The Secretary for Financial Services and the Treasury, Christopher Hui, revealed a change in the government’s original proposal on Saturday following backlash from various industries.
Critics said that a tightening in company registry searches would weaken accountability and transparency, and would also increase the likelihood of company fraud, corruption and money laundering.
This is because members of the public who are not on the exemption list would be unable to access the residential address and full identity card numbers of executives through such searches in future.
The minister said the exemption list would now be expanded to include securities and insurance companies, property agents and more.
“But the premise is that they have to be really doing relevant checks and work, because we need to strike a balance and protect privacy… For example, lawyers, accountants and banks have to be doing the searches for know-your-customer checks or work related to compliance and anti money-laundering,” Hui added.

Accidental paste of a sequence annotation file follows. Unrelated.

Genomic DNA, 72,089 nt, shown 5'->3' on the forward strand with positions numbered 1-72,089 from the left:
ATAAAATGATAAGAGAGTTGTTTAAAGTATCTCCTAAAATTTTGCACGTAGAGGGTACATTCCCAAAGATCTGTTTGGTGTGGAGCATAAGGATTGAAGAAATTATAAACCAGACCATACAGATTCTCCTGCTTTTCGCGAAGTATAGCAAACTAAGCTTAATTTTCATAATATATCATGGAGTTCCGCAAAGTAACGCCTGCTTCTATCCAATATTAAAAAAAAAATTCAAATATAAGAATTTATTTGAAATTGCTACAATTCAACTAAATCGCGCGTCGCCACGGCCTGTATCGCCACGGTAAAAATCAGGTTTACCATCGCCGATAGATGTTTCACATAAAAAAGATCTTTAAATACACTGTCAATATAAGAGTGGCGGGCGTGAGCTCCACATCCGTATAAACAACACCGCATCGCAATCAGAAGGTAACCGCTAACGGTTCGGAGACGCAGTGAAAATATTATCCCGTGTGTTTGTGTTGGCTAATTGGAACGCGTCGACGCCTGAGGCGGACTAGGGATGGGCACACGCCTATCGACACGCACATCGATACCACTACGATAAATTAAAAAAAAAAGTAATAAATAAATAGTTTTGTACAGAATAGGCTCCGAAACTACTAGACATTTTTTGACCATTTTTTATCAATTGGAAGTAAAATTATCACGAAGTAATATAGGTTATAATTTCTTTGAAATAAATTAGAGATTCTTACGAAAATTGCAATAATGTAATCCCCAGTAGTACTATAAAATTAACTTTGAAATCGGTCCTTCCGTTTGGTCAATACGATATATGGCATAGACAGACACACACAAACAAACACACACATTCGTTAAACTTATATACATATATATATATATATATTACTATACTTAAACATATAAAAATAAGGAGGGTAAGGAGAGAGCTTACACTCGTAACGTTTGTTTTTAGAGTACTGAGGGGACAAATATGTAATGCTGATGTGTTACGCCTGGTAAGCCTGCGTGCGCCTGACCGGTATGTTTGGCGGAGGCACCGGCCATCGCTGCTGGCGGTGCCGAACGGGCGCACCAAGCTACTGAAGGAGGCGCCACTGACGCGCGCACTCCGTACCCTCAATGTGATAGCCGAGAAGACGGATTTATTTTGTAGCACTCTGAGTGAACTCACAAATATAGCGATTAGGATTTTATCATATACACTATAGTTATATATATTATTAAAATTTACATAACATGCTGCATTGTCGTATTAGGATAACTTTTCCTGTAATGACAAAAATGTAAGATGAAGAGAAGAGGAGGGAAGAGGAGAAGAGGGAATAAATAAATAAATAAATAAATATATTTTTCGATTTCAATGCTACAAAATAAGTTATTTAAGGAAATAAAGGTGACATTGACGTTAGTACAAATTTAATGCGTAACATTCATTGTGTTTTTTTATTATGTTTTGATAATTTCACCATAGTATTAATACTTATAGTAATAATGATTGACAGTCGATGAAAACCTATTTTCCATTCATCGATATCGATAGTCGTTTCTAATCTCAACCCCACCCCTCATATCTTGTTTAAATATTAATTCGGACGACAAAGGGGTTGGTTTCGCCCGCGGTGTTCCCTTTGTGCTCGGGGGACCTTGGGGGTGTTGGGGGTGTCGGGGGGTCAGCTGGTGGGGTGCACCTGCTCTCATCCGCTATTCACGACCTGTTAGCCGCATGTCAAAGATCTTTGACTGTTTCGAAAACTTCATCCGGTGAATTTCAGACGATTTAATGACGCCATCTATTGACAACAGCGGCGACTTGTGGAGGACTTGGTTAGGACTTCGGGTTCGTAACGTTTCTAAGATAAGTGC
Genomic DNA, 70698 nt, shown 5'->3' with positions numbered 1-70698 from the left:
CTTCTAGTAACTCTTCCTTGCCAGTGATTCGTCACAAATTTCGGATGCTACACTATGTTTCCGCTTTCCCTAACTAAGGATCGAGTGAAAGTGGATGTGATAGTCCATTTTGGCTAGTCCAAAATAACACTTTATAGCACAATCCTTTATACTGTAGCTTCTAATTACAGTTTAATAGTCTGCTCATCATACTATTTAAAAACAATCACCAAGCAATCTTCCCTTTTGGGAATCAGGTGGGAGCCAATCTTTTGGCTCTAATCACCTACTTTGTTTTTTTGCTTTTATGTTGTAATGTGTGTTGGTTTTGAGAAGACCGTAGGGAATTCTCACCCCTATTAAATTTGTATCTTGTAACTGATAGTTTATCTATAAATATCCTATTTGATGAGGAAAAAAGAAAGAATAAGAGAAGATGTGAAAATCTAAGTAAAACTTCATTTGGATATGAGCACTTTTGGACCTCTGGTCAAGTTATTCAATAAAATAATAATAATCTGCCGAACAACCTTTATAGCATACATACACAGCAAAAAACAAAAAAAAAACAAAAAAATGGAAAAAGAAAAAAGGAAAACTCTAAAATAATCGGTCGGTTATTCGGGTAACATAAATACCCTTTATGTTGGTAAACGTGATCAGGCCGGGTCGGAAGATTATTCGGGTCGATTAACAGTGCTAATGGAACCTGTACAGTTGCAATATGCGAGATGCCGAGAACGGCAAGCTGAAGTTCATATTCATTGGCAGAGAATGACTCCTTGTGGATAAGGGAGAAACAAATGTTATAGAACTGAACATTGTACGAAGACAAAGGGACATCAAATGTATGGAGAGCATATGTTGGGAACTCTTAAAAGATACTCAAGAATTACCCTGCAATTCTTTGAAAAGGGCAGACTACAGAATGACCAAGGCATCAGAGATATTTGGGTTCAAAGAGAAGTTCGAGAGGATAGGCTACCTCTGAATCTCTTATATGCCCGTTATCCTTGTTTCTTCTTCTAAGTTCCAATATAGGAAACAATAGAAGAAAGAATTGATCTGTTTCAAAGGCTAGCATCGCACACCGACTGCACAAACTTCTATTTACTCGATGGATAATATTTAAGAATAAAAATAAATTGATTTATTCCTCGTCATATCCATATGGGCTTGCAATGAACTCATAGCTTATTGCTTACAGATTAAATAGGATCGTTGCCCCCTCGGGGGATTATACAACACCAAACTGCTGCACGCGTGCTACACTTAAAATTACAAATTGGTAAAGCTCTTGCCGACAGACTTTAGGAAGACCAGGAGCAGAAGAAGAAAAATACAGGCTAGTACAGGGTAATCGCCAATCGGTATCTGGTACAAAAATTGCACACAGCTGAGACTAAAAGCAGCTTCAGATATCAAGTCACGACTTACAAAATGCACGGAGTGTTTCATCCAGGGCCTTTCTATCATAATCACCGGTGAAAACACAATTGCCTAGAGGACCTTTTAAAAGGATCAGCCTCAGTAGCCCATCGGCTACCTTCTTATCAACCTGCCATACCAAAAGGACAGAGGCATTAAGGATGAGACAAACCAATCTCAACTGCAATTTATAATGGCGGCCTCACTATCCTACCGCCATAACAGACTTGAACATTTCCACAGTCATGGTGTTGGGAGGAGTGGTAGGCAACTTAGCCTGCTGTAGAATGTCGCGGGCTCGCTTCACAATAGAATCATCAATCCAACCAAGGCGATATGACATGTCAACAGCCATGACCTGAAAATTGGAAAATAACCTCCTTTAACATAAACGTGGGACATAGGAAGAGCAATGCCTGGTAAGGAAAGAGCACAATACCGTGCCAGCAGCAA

Asked why journalists aren’t granted an exemption, the minister said the government is not trying to target any industry but to protect people’s privacy.
“I have to draw a line on who are getting the exemptions. And it’s going to be public servants and these professional practitioners, who really have the legal responsibility to do specific work. That’s why we are willing to give them exemptions,” he said.
Labour unions have also complained that the tighter measures would prevent them from using searches to help with wages recovery.
But Hui said unions can work with the Labour Department on such matters, as their officers can access the full information if necessary.
The proposal will be tabled at the Legislative Council later this month.